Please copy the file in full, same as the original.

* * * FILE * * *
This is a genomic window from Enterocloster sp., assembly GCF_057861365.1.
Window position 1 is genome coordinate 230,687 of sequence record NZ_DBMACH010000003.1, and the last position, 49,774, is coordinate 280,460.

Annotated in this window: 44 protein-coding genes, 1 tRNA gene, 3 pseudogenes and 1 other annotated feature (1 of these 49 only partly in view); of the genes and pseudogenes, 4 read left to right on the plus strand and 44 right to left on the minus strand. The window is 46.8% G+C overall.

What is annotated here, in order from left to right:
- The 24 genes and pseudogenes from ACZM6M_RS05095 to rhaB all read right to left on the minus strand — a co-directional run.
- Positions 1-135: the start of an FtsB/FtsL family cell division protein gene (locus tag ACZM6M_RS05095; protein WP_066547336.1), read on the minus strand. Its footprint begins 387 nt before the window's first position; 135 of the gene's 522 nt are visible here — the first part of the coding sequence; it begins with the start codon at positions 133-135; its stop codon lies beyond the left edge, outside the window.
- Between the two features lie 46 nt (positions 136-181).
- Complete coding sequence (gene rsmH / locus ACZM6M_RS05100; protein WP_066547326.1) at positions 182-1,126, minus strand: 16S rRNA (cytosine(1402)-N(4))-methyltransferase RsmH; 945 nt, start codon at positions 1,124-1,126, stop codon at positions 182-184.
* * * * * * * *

This is a genomic window from Enterocloster sp., assembly GCF_057861365.1.
Window position 1 is genome coordinate 230,687 of sequence record NZ_DBMACH010000003.1, and the last position, 49,774, is coordinate 280,460.

Annotated in this window: 44 protein-coding genes, 1 tRNA gene, 3 pseudogenes and 1 other annotated feature (1 of these 49 only partly in view); of the genes and pseudogenes, 4 read left to right on the plus strand and 44 right to left on the minus strand. The window is 46.8% G+C overall.

What is annotated here, in order from left to right:
- The 24 genes and pseudogenes from ACZM6M_RS05095 to rhaB all read right to left on the minus strand — a co-directional run.
- Positions 1-135: the start of an FtsB/FtsL family cell division protein gene (locus tag ACZM6M_RS05095; protein WP_066547336.1), read on the minus strand. Its footprint begins 387 nt before the window's first position; 135 of the gene's 522 nt are visible here — the first part of the coding sequence; it begins with the start codon at positions 133-135; its stop codon lies beyond the left edge, outside the window.
- Between the two features lie 46 nt (positions 136-181).
- Complete coding sequence (gene rsmH / locus ACZM6M_RS05100; protein WP_066547326.1) at positions 182-1,126, minus strand: 16S rRNA (cytosine(1402)-N(4))-methyltransferase RsmH; 945 nt, start codon at positions 1,124-1,126, stop codon at positions 182-184.